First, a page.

You know "Professor" Grabar, that instead of merely demonstrating your ability to parrot talking points (i.e. "anti-American billionaires," "radicals," and "Communistic"), you can actually offer criticism by way of peer reviewed journals or conference roundtables. If you don't believe that Che Guevara has historical or literary significance (despite his involvement in a fairly major event of the twentieth century), then make that argument. If you disagree with deconstruction or discursive analysis as literary tools...well, as they say, "put pen to paper." The debate between structuralists and post structuralists has been going on for a while - I'm sure you can find adequate citations on the subject.

GraberNoScholar
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April 23, 2012
Bravo, A.P. Palled! Agreed! In fact, if one did a search for peer reviewed or edited publications by "Dr." Grabar, one would have much difficulty. In fact, I found only 1. Some piece of literary criticism on one of Percy's writings. However, she has dozens of letters to the editors of the AJC, MDJ and others dating as far back as 1986 in a post to a paper in San Diego. Had she spent more of her time actually engaging in scholarly pursuits rather that espousing her opinions and posting her musings on her own self-absorbed website, she would have more credibility with those within and outside academia.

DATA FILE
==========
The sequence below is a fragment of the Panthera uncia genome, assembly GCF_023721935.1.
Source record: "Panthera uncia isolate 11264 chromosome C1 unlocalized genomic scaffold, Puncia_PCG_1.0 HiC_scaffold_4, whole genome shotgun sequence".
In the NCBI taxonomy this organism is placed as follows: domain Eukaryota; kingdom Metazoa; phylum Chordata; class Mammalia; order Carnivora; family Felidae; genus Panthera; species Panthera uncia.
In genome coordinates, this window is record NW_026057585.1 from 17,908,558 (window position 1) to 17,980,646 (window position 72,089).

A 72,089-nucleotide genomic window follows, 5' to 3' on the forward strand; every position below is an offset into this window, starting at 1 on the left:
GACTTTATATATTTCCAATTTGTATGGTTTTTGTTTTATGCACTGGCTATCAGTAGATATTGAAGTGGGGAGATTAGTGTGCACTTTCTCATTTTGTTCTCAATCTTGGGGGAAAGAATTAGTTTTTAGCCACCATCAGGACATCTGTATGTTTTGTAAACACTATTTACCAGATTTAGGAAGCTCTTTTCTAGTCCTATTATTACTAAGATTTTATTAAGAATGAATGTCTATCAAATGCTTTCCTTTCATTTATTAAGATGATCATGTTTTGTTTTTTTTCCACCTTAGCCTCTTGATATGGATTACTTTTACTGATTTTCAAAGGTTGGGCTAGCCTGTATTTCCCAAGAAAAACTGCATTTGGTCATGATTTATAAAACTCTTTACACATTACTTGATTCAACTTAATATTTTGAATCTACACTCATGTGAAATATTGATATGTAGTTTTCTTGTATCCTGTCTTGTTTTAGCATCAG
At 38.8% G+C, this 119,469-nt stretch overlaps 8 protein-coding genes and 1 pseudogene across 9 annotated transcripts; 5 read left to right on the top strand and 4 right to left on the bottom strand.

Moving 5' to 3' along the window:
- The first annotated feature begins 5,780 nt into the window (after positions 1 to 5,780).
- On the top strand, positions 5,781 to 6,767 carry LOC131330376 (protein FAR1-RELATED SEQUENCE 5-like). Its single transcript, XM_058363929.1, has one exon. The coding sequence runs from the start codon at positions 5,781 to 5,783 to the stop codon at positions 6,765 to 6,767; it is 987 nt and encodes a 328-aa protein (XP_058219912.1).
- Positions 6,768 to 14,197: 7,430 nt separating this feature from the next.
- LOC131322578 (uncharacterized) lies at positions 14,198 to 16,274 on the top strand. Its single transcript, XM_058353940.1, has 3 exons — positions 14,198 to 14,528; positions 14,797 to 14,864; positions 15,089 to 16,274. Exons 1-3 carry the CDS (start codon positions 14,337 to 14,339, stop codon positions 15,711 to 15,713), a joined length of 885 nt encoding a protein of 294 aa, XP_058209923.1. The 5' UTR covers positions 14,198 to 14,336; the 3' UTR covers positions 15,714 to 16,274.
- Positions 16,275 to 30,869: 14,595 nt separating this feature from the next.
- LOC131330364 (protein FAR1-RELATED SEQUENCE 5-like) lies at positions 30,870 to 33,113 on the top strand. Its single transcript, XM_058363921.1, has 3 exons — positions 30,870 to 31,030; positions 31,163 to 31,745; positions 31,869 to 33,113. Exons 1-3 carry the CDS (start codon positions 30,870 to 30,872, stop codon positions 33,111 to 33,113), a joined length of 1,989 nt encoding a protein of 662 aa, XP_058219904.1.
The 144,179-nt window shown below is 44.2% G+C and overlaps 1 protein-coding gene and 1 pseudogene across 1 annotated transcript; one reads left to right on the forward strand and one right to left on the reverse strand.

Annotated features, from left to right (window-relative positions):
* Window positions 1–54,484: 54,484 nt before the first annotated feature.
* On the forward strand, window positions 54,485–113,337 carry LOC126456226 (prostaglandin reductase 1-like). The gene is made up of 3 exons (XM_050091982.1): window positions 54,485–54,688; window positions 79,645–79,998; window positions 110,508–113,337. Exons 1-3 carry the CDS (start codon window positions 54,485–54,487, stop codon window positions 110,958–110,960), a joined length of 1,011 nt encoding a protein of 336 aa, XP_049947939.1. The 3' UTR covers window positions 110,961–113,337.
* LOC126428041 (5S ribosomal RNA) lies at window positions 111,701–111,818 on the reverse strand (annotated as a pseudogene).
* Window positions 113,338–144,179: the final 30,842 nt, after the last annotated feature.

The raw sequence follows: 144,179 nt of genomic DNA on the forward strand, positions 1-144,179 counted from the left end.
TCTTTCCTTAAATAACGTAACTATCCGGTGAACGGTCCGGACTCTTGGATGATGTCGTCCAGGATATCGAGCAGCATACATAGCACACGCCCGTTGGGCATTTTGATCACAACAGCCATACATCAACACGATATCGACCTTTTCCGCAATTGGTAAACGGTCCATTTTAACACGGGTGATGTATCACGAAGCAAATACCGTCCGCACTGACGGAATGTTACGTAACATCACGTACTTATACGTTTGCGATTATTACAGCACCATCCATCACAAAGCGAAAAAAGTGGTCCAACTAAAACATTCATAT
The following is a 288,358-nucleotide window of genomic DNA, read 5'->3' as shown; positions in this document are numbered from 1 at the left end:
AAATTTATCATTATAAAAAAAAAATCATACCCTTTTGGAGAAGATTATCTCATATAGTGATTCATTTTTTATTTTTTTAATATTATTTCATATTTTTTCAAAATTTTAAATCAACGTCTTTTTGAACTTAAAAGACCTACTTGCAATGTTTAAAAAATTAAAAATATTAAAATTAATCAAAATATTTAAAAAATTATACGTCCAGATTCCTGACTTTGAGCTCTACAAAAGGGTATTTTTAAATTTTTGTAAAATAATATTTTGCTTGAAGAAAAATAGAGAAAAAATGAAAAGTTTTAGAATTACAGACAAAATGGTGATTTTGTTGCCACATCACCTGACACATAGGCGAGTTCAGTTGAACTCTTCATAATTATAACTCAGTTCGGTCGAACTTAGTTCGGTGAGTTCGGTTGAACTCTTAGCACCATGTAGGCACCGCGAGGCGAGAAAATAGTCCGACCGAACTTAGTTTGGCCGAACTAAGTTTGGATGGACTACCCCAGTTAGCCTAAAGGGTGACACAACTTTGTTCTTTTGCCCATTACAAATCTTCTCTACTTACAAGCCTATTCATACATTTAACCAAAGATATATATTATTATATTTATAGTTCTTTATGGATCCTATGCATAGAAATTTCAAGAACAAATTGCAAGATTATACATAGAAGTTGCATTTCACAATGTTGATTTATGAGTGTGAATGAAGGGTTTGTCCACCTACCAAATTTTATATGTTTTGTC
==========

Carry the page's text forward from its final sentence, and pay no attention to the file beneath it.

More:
anonymous
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April 21, 2012
No one would tolerate a professor quoting the words of, for example, David Duke in a positive light. The only difference between Che and Duke is that Duke never saw to the murder anyone...let alone thousands of people.
bobmontgomery
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April 20, 2012
One questions "How can this be? How can Marxist-Leninist-Stalinist-Maoist doctrinal theses be given much airing at all these days in the face of all the empirical evidence of it's evilness and failure to produce utopia?" The answer can only be that, contrary to font's profession of innocent dialogue, there has to have been, and continue to be, conscious and dedicated shelving of the empirical data and determined revision of history, or, so to say, the tactic of Obamaspeak.

It is trite to say the culture has been corrupted as part of the process, but there is much empiricism in that angle as well which the apologists also ignore. The grating part is that they have had power and influence far in excess of their intellectual honesty and academic integrity for decades too long. They must be divested of it.